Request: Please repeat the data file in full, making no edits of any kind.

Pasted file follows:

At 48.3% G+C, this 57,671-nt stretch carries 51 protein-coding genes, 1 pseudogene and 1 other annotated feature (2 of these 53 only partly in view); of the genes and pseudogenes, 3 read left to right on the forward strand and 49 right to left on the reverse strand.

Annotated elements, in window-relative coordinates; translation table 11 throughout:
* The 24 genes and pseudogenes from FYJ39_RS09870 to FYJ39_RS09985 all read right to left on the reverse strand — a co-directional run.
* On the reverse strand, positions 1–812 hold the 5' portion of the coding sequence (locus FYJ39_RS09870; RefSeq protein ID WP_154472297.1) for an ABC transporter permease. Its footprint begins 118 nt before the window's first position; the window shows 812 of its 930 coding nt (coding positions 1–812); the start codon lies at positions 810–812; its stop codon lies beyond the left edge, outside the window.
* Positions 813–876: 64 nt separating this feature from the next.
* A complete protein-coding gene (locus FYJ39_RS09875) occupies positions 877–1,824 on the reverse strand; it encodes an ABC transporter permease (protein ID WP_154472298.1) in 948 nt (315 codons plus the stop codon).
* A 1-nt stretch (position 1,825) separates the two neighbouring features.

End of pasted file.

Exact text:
At 48.3% G+C, this 57,671-nt stretch carries 51 protein-coding genes, 1 pseudogene and 1 other annotated feature (2 of these 53 only partly in view); of the genes and pseudogenes, 3 read left to right on the forward strand and 49 right to left on the reverse strand.

Annotated elements, in window-relative coordinates; translation table 11 throughout:
* The 24 genes and pseudogenes from FYJ39_RS09870 to FYJ39_RS09985 all read right to left on the reverse strand — a co-directional run.
* On the reverse strand, positions 1–812 hold the 5' portion of the coding sequence (locus FYJ39_RS09870; RefSeq protein ID WP_154472297.1) for an ABC transporter permease. Its footprint begins 118 nt before the window's first position; the window shows 812 of its 930 coding nt (coding positions 1–812); the start codon lies at positions 810–812; its stop codon lies beyond the left edge, outside the window.
* Positions 813–876: 64 nt separating this feature from the next.
* A complete protein-coding gene (locus FYJ39_RS09875) occupies positions 877–1,824 on the reverse strand; it encodes an ABC transporter permease (protein ID WP_154472298.1) in 948 nt (315 codons plus the stop codon).
* A 1-nt stretch (position 1,825) separates the two neighbouring features.